AUSTIN (KXAN) — A young, fiery, leader just became one of the most powerful people in state government. The Texas House chose a new Speaker: Angleton Republican Dennis Bonnen.
After bruising 2017 regular and special legislative sessions, many House members told KXAN they were frustrated the Texas Senate — led by Lt. Governor Dan Patrick — dictated terms of state policy. They now have as their leader someone who many believe to be the toughest negotiator in the House.
“I think it’s accurate that I’m tough. I’m passionate. I love the Texas House. It’s the finest legislative institution in the world in my opinion,” Speaker Bonnen told KXAN in an interview. “I will be a strong advocate for the House and I always have been.”
Dennis Bonnen has spent half his life as a representative in the Texas House, first winning office in his mid-20s.
Speaker Bonnen will join Governor Greg Abbott and Lt. Governor Dan Patrick as the three most powerful and influential elected officials in the state of Texas.
The race for Speaker began as a crowded field of eight but House members coalesced around Bonnen quickly once he was in the race. In late October, around 40 House Republicans met to draft Bonnen, looking for unity in Republican ranks as Democrats were poised for a big election year. Afterward, Bonnen received the support of two influential leaders who were also running for Speaker: Appropriations Chairman John Zerwas, R – Richmond, and Public Health Chairman Four Price, R- Amarillo. Bonnen says once Price supported him, the race was over.
Several days after the November election, Bonnen held a press conference announcing he had more than 100 out of the 150 members backing him, ending the race.
Democratic lawmakers tell KXAN they supported Bonnen because he promised revamping the state’s tattered school finance system would be his number one priority.
Bonnen follows former Speaker Joe Straus, R- San Antonio, who chose not to run for re-election.
A calmer, more bipartisan start
The 2017 legislative session started with a boom. This year, it’s calmer.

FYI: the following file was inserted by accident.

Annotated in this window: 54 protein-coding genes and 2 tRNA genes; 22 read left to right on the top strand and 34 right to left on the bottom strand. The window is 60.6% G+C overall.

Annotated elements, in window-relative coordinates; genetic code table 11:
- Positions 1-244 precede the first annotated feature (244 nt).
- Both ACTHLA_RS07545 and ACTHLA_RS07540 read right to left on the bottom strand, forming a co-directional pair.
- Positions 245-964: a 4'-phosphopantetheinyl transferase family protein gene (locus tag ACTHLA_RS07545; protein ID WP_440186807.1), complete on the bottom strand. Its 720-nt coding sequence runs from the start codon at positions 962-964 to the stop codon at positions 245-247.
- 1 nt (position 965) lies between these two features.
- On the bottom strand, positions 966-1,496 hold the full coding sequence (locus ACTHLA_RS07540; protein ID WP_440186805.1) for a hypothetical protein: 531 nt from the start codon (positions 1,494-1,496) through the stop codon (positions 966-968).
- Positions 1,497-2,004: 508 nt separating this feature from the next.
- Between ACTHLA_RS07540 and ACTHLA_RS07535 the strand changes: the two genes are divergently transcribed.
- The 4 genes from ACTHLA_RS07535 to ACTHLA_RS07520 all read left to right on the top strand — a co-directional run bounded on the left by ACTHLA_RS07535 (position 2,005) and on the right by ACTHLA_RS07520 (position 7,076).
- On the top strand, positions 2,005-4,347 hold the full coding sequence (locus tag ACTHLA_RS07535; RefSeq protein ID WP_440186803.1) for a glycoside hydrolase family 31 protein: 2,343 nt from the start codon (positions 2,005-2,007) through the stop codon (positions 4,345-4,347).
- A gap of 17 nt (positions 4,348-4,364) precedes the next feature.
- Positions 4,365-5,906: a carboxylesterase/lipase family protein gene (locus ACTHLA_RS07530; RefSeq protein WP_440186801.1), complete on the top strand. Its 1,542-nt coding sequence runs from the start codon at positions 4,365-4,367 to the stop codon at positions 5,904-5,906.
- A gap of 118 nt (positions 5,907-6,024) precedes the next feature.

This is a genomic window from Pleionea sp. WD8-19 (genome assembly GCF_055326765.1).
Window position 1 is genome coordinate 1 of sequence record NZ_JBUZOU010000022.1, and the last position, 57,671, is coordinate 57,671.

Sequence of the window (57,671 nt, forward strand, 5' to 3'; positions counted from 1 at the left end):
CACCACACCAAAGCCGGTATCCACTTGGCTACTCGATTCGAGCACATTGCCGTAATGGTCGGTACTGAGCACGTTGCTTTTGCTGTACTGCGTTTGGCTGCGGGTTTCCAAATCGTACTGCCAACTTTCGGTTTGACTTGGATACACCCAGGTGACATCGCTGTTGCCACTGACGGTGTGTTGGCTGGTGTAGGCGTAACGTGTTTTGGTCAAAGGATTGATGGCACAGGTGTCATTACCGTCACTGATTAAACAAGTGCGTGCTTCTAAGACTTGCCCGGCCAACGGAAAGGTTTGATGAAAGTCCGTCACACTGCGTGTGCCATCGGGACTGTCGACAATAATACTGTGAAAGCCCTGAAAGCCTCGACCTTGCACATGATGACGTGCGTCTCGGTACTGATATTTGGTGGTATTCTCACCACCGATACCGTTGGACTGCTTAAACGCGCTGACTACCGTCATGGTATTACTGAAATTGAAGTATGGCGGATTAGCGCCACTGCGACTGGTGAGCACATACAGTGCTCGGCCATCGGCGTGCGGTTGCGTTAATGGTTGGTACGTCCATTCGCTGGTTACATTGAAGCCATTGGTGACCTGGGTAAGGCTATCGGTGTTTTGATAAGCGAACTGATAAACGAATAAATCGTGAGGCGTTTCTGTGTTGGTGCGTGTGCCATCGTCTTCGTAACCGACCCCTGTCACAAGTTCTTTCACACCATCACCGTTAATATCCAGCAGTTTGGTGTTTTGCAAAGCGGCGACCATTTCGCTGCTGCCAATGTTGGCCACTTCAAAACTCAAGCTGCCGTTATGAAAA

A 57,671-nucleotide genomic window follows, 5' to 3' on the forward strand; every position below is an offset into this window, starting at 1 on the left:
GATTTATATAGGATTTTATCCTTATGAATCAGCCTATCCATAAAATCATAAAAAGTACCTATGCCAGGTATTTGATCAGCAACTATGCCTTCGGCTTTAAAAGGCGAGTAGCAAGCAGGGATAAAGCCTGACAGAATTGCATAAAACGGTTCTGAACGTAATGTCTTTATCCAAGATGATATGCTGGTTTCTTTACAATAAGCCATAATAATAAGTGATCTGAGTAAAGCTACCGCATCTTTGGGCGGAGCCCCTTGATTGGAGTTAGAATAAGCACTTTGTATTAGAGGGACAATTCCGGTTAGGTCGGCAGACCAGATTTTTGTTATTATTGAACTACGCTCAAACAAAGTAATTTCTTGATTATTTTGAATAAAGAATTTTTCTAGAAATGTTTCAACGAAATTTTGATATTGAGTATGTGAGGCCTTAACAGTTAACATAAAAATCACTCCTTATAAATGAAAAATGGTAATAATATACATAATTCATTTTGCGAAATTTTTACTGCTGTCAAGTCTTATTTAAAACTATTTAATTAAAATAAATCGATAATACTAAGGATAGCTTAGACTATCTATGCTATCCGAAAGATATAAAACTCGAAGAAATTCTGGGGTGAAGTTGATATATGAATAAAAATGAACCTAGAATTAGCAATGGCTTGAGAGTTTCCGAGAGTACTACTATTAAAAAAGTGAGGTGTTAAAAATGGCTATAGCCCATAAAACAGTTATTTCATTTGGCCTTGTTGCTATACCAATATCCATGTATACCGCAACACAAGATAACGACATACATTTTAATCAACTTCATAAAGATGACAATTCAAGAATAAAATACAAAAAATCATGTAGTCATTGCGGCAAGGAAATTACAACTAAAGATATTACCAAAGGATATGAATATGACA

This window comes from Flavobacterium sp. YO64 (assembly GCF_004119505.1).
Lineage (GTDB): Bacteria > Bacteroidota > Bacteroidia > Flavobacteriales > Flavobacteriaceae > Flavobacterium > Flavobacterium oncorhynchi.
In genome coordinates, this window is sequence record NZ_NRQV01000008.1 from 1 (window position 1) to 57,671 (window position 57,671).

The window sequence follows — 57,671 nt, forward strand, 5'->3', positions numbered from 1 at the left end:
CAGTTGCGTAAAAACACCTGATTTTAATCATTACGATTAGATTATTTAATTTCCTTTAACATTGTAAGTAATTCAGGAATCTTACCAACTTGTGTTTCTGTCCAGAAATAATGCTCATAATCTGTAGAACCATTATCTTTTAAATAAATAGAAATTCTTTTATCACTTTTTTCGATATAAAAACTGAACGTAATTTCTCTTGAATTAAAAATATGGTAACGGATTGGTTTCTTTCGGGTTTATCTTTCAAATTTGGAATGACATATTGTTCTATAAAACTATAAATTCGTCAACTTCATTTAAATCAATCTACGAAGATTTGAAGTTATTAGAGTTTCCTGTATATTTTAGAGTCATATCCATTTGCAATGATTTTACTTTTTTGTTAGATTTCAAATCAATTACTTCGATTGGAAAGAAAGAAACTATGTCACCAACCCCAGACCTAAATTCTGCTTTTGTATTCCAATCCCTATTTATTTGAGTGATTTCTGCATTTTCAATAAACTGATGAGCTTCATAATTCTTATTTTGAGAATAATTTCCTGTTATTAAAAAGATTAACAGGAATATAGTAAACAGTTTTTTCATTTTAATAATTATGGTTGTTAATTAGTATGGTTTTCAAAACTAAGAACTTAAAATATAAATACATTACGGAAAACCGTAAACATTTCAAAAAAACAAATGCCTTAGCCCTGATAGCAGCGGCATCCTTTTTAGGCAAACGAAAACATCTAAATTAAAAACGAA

Two years ago a standoff between the House and the Senate over property tax caps and bathroom regulations almost halted parts of Texas government. It took a special session to seamlessly govern the state.
The November election and the selection of Speaker Bonnen helped spur on the calm.
Straus chose not to run for re-election after the bruising battle with Lt. Governor Patrick over who could use what bathrooms. Bonnen was a key lieutenant for Straus but the two men are different.
“He’s a very calmer, quiet leader. I have Greek blood in me and my mother gives me great passion,” Bonnen said.
The difference in style is also a difference in the chambers. The Senate has 31 districts with 800,000 people each, making them more in touch with statewide and national politics.
The House, on the other hand, has 150 smaller districts with 160,000 people each. There, large local businesses, city governments and school districts have more sway.
Changing the outdated way Texas pays for schools is the number one priority for Bonnen and he imprinted that message on to the House Styrofoam cups the member use everyday – writing on them “School Finance Reform. The Time is Now.”
“We show up here to get solutions. We don’t show up here to game each other out for the next election cycle,” Speaker Bonnen said. “We better go to work. We better respect each other and we better solve the problem or we might not come back.”